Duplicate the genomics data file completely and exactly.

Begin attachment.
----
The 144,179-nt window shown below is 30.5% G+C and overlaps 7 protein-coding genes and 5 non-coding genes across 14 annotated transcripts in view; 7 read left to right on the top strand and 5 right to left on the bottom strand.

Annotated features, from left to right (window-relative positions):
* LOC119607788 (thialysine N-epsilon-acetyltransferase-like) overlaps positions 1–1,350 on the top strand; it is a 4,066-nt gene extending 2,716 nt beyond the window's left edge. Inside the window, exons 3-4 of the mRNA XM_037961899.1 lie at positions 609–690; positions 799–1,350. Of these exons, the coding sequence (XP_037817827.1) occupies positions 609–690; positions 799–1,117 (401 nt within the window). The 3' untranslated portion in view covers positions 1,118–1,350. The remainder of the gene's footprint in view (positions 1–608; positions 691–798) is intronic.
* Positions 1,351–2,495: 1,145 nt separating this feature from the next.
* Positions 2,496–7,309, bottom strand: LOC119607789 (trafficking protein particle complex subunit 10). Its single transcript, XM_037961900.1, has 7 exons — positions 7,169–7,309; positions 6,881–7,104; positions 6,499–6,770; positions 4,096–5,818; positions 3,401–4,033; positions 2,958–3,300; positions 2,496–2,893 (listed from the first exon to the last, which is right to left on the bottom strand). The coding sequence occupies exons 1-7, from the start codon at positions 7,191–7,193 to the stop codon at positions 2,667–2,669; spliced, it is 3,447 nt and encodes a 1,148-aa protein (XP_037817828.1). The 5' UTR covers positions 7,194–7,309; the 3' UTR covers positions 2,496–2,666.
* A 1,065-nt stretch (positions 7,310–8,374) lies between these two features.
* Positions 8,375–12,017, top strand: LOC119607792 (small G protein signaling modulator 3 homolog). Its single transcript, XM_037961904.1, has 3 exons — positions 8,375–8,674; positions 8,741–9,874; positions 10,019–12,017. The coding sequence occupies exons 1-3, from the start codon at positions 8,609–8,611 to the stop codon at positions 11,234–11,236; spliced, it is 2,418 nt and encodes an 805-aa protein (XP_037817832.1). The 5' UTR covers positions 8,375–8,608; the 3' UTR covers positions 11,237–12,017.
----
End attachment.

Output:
The 144,179-nt window shown below is 30.5% G+C and overlaps 7 protein-coding genes and 5 non-coding genes across 14 annotated transcripts in view; 7 read left to right on the top strand and 5 right to left on the bottom strand.

Annotated features, from left to right (window-relative positions):
* LOC119607788 (thialysine N-epsilon-acetyltransferase-like) overlaps positions 1–1,350 on the top strand; it is a 4,066-nt gene extending 2,716 nt beyond the window's left edge. Inside the window, exons 3-4 of the mRNA XM_037961899.1 lie at positions 609–690; positions 799–1,350. Of these exons, the coding sequence (XP_037817827.1) occupies positions 609–690; positions 799–1,117 (401 nt within the window). The 3' untranslated portion in view covers positions 1,118–1,350. The remainder of the gene's footprint in view (positions 1–608; positions 691–798) is intronic.
* Positions 1,351–2,495: 1,145 nt separating this feature from the next.
* Positions 2,496–7,309, bottom strand: LOC119607789 (trafficking protein particle complex subunit 10). Its single transcript, XM_037961900.1, has 7 exons — positions 7,169–7,309; positions 6,881–7,104; positions 6,499–6,770; positions 4,096–5,818; positions 3,401–4,033; positions 2,958–3,300; positions 2,496–2,893 (listed from the first exon to the last, which is right to left on the bottom strand). The coding sequence occupies exons 1-7, from the start codon at positions 7,191–7,193 to the stop codon at positions 2,667–2,669; spliced, it is 3,447 nt and encodes a 1,148-aa protein (XP_037817828.1). The 5' UTR covers positions 7,194–7,309; the 3' UTR covers positions 2,496–2,666.
* A 1,065-nt stretch (positions 7,310–8,374) lies between these two features.
* Positions 8,375–12,017, top strand: LOC119607792 (small G protein signaling modulator 3 homolog). Its single transcript, XM_037961904.1, has 3 exons — positions 8,375–8,674; positions 8,741–9,874; positions 10,019–12,017. The coding sequence occupies exons 1-3, from the start codon at positions 8,609–8,611 to the stop codon at positions 11,234–11,236; spliced, it is 2,418 nt and encodes an 805-aa protein (XP_037817832.1). The 5' UTR covers positions 8,375–8,608; the 3' UTR covers positions 11,237–12,017.